I've never been to an Orthodox Church. What will I find when I visit St. Paul's?
First of all, you'll find a warm welcome! Half of our members came to Orthodoxy from other traditions, so our parish is full of people who remember making that first visit, and will be delighted to help you find your way around.
The Divine Liturgy is the main Sunday morning service. It starts at 9:30 AM, although a reader is already chanting a preliminary service, the Hours, as the congregation enters. As worshipers enter the sanctuary you will see them stop to kiss several icons at the doors. Kissing or “venerating” icons is the traditional way to show love and respect for the saint pictured.
The congregation stands during the service, as much they are able, facing the altar in prayer. The Liturgy is a dialogue between the clergy and the people, offering praise and worship to God. The choir leads the people's responses, but all the faithful are encouraged to sing with them or pray silently.
The Divine Liturgy has two main sections. The first section, centering around the proclamation of the Word of God, begins with the singing of Psalms, the Beatitudes, some hymns of the day, and the Thrice Holy Hymn. The clergy process through the sanctuary with the Gospel Book, then the Epistle reading is chanted by a member of the congregation and the Gospel reading by the priest or deacon. The sermon, reflecting on the Bible readings, brings this first section to a close.
The second section of the Divine Liturgy focuses on the Eucharist. The clergy make a second procession through the church carrying the gifts of bread and wine. The Nicene Creed is then recited by all and the Eucharistic Prayer begins. After the prayers of consecration the clergy and the people pray the Lord's Prayer together. When all is ready the people are invited forward to receive Holy Communion.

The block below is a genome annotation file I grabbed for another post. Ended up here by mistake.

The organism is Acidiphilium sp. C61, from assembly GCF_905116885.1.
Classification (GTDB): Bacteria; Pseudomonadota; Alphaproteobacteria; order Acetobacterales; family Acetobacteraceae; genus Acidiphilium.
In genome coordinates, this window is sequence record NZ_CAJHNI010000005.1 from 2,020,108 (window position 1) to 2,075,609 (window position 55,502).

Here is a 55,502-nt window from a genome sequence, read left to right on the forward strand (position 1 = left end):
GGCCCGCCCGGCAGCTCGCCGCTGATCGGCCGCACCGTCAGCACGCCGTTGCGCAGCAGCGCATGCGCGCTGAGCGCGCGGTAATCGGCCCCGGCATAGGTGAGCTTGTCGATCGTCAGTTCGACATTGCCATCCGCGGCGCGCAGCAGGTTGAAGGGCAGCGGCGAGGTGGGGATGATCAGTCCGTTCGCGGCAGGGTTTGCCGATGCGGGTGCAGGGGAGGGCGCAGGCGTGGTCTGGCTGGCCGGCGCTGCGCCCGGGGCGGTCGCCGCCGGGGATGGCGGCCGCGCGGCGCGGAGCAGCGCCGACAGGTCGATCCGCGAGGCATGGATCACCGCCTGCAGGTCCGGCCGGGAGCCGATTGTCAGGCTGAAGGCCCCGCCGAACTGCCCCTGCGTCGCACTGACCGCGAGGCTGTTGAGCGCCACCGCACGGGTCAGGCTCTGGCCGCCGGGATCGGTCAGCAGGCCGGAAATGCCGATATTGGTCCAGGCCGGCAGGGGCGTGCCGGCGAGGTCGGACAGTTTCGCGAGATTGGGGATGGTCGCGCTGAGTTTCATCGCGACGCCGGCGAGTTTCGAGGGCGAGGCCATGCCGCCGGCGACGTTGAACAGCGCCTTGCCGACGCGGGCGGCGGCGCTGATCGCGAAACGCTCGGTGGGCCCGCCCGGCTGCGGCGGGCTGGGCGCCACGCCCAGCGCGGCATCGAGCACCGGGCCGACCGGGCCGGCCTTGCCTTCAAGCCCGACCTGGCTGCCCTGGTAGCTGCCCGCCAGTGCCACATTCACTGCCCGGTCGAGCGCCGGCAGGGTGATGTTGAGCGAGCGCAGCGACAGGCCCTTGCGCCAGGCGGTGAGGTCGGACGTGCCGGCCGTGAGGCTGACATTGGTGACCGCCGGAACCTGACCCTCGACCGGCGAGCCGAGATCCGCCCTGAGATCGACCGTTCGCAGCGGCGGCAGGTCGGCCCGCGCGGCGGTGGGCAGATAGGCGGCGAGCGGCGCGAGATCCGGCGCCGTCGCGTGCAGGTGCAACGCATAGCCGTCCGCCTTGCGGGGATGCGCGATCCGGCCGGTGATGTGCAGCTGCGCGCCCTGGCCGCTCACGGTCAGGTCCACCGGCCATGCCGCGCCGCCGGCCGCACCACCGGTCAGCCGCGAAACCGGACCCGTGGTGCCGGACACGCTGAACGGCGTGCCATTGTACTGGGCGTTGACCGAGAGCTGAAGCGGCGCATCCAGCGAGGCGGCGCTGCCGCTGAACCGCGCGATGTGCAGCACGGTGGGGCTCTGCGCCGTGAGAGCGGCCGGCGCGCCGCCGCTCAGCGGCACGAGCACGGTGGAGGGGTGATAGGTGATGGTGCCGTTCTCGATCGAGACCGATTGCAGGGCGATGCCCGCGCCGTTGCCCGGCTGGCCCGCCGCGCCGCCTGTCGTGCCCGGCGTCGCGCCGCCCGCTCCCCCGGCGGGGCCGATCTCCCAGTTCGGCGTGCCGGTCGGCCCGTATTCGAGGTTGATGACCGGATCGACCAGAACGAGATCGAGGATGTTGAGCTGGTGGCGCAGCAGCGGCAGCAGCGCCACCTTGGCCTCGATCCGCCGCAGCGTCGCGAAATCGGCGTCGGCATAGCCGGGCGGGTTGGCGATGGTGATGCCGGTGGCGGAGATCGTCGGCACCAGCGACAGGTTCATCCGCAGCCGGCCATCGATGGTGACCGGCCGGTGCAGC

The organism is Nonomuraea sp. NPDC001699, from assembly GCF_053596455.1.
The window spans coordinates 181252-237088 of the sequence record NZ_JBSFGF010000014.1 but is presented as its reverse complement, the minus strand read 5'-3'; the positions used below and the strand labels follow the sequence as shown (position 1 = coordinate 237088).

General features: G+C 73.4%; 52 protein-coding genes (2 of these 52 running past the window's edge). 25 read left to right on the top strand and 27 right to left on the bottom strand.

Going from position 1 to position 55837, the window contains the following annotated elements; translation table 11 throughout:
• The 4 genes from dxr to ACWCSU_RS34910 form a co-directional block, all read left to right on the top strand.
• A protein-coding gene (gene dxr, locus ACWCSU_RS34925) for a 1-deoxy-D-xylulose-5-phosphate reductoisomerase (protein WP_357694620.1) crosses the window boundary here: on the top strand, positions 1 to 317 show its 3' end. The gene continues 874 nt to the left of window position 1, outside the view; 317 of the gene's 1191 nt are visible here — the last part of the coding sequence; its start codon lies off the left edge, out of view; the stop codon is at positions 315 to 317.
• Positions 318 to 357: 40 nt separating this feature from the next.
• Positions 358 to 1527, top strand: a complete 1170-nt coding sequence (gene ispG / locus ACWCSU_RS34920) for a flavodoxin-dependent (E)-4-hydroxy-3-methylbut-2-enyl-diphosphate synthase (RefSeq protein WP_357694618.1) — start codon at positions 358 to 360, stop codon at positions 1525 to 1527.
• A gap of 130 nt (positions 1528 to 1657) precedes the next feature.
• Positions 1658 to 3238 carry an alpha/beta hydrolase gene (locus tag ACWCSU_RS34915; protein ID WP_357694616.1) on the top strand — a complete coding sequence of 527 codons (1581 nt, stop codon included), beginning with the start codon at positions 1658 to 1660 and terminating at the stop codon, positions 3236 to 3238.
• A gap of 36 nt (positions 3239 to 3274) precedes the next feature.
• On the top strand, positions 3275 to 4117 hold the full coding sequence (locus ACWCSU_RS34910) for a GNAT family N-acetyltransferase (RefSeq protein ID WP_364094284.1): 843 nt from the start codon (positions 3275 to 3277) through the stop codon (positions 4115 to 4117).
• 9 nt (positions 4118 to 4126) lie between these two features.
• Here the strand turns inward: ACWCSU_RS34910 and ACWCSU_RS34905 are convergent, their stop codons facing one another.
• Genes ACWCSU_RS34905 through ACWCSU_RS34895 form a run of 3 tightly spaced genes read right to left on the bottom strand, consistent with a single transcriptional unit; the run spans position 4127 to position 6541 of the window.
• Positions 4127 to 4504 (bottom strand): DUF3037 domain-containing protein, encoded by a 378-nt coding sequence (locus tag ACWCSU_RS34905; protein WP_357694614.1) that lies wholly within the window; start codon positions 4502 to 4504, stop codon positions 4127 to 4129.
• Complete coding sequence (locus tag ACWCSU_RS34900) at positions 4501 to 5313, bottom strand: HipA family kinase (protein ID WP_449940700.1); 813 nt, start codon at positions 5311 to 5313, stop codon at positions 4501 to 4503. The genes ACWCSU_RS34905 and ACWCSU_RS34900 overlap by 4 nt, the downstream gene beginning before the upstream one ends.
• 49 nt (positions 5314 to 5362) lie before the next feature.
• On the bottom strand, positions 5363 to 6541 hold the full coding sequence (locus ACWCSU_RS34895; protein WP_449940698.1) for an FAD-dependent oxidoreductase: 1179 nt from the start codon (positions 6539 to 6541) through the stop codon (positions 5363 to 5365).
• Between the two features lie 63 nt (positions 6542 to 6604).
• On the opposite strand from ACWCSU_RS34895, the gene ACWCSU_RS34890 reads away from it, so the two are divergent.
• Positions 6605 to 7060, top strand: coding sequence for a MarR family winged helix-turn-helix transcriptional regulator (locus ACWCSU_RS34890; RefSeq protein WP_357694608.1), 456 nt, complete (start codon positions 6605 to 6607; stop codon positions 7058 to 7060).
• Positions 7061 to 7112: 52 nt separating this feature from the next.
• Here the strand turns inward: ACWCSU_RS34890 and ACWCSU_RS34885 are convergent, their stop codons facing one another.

Only baptized and chrismated Orthodox Christians who have prepared themselves may approach the chalice. Everyone who isn't going to communion just stays at their place, either standing or sitting. Those receiving Communion also take some unconsecrated bread and wine from another table and will usually offer some of this bread to those remaining at their seats as a gesture of friendship and welcome. Feel free to take it!
After some concluding prayers the priest invites everyone to come forward and kiss the cross he holds. You should feel welcome to do this, or just observe, if you like. At St. Paul's an important third section of Sunday worship is Fellowship Hour right after the Divine Liturgy. Teams of cooks take turns providing a simple meal, and almost everyone stays to eat and chat. Visitors are warmly invited - it's a great chance to get to know us better!